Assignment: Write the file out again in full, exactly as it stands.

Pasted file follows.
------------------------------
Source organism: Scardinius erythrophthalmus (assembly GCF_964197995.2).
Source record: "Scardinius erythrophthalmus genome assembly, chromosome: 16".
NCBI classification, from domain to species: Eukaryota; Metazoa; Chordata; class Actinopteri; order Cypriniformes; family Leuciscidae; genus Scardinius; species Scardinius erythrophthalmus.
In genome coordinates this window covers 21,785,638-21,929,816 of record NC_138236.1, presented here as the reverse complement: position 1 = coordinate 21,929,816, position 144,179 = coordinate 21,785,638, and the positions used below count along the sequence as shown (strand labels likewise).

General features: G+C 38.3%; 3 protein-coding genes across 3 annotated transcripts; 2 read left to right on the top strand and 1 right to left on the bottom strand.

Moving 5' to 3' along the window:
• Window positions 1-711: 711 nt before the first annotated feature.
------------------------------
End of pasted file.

Source organism: Scardinius erythrophthalmus (assembly GCF_964197995.2).
Source record: "Scardinius erythrophthalmus genome assembly, chromosome: 16".
NCBI classification, from domain to species: Eukaryota; Metazoa; Chordata; class Actinopteri; order Cypriniformes; family Leuciscidae; genus Scardinius; species Scardinius erythrophthalmus.
In genome coordinates this window covers 21,785,638-21,929,816 of record NC_138236.1, presented here as the reverse complement: position 1 = coordinate 21,929,816, position 144,179 = coordinate 21,785,638, and the positions used below count along the sequence as shown (strand labels likewise).

General features: G+C 38.3%; 3 protein-coding genes across 3 annotated transcripts; 2 read left to right on the top strand and 1 right to left on the bottom strand.

Moving 5' to 3' along the window:
• Window positions 1-711: 711 nt before the first annotated feature.